Sat. Dec 15th, 2018

News Daily: Brexit compromise ‘rejected’ and O2 ‘restored’

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Tinkering? Fiddling?

After three days chained to Westminster debating Theresa May’s Brexit deal, ministers are being dispatched to different corners of the country on Friday to sell it to the public. Critics back in the Commons, though, still aren’t buying it, and an attempt to find a compromise seems to have been rejected.

On Thursday night, an amendment – understood to have No 10’s backing – was laid down in the Commons offering MPs more say over when or if the contentious Northern Ireland backstop – explained here – is activated. It wasn’t well received. DUP leader Arlene Foster dismissed it as “legislative tinkering” while Tory Brexiteers said it was “desperate” ,”transparent and risible”.

BBC political editor Laura Kuenssberg says the prime minister is looking for a way out, a way of fiddling with the fiddly bit of the deal. But, she notes, offering Brexiteers a choice between two things they don’t want – the backstop or staying longer in the EU – is not very appealing, and anyway, the EU won’t let the UK alone decide what it does. MPs will vote on the deal next Tuesday – here, we break down what could happen next if they reject it.

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Data restored

Mobile operator O2 says its data networks are back up and running after a day of disruption. O2’s 25 million customers, plus another seven million customers of the Sky, Tesco, Giffgaff and Lycamobile networks, were hit. Services such as bus timetable information were also knocked out, while many businesses faced difficulties. The company has apologised and blamed “faulty software”. It says it’ll keep a close eye on things in the coming days.

We heard from some of those affected on Thursday – many of whom said they want some kind of compensation. Are they entitled to it? Our story has some useful advice.

Fair admissions?

Oxford and Cambridge recruit more students from the top eight schools in England than almost 3,000 other state schools put together. That’s according to social mobility charity the Sutton Trust. The study blames a lack of guidance for state school applicants and says the universities should take into account young people’s backgrounds when making admissions decisions.

Oxford said it was “very aware” that it “must work harder”. Cambridge welcomed the idea of more support for would-be applicants but rejected the idea of “lowering grade requirements” to help certain students. What does a “fair” admissions policy look like? Read more.

Quiz of the week

Have you been paying attention? Find out.

Is Ashley Roberts ‘too good’ to be on Strictly?

By Steven McIntosh, BBC Entertainment reporter

There are some things you can depend on happening every Christmas. Mariah Carey on the radio. The Queen’s speech on the TV. And, like clockwork, a Strictly contestant being accused of having too much dance experience. But this year, the celebrity in the firing line arguably has a more notable dance background than any before her. Many viewers say singer Ashley Roberts might as well be one of the show’s professionals herself. “There were a lot of raised eyebrows when Ashley was announced as part of this year’s line-up,” TV critic Emma Bullimore tells BBC News.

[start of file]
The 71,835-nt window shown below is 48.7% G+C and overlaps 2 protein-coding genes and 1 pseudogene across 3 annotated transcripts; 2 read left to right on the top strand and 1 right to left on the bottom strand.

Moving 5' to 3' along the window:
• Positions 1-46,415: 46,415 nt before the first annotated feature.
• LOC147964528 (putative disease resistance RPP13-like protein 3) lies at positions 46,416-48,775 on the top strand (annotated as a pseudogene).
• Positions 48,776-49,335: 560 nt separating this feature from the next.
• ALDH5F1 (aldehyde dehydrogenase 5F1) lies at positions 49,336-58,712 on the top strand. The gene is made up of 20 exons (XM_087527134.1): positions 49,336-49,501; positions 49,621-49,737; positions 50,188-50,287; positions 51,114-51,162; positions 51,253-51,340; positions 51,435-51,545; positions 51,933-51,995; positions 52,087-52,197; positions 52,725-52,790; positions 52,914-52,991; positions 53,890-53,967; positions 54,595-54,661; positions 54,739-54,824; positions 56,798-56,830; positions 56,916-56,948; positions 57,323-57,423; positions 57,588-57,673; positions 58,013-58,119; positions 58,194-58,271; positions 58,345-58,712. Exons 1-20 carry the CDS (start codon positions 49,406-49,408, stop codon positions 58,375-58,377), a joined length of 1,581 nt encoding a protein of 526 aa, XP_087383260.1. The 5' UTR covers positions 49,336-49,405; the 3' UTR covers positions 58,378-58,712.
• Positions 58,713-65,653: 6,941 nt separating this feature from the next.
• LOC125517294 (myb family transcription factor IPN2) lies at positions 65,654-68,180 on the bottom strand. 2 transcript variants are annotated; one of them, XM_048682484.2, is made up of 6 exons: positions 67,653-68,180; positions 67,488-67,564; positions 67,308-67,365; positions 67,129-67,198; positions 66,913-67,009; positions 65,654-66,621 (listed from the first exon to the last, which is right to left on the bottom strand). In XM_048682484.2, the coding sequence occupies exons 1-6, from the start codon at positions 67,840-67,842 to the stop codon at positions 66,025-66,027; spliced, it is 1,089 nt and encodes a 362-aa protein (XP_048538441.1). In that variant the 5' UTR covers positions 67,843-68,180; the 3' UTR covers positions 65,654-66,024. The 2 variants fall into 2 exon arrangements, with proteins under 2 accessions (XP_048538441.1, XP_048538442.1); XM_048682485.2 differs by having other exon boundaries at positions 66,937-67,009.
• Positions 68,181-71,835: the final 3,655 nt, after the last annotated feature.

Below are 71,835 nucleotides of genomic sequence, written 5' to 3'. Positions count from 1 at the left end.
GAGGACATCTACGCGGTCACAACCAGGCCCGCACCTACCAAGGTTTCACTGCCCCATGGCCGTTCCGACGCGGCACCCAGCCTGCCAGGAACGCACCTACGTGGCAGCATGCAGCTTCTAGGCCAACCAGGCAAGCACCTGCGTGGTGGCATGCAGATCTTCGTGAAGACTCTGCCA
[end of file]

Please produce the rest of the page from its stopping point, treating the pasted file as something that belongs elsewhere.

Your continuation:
Read the full article

What the papers say

The NHS is in the news this morning. The Times focuses on GP shortages and says despite extra money, £20,000 “golden hellos” and overseas recruitment drives, numbers continue to fall. The Guardian reports that the head of NHS England, Simon Stevens, is at loggerheads with the government about how much his long-term plan for the health service can promise to boost care. Ministers are “fed up”, the paper adds, because he is refusing to give explicit guarantees on what exactly the government’s extra spending will achieve. On Brexit, the Daily Telegraph says ministers have told Theresa May to come up with a new plan to get her deal through Parliament, but were “exasperated” when she failed to commit to any of them. The Sun reports on what it calls “a media blitz” by ministers paving the way for a leadership run. The Daily Mail, finally, leads on what it calls the O2 “mayhem”.

Daily digest

Pay gap Ethnic minority academics earn less

Hart quits Comedian steps down from hosting the Oscars

Disabled flyers Ministers promise new charter to improve travel

Paris protests Landmarks to close amid riot fears

If you see one thing today

Fir or fake? Which is better for the environment?

If you listen to one thing today

Why risk your life to report a war that’s ignored?

If you read one thing today

IBM

The blind woman developing tech for the good of others

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Lookahead

09:00 UK Sport will announce which sports have gained up to £500,000 in new funding – skateboarding and surfing are among the contenders

10:00 George Duke-Cohan, 19, will be sentenced after admitting making bogus bomb threats which triggered the evacuation of more than 400 schools

On this day

1941 Japan attacks the American naval base at Pearl Harbor, in Hawaii, and declares war on Britain and the US

From elsewhere

While everyone was focused on Brexit, Britain’s renters received an early Christmas present (City Metric)

How Facebook fuelled France’s violent gilet jaunes protests (Wired)

For people with eating disorders, Christmas can be a torturous time (Huffington Post)

What do British drag queens think about Ru Paul’s Drag Race UK? (Vice)

In a hurry? Here’s what you need to know this morning

If you want to get this briefing by email, sign up here After three days chained to Westminster debating Theresa May’s Brexit deal, ministers are being dispatched to different corners of the country on Friday to sell it to the public.

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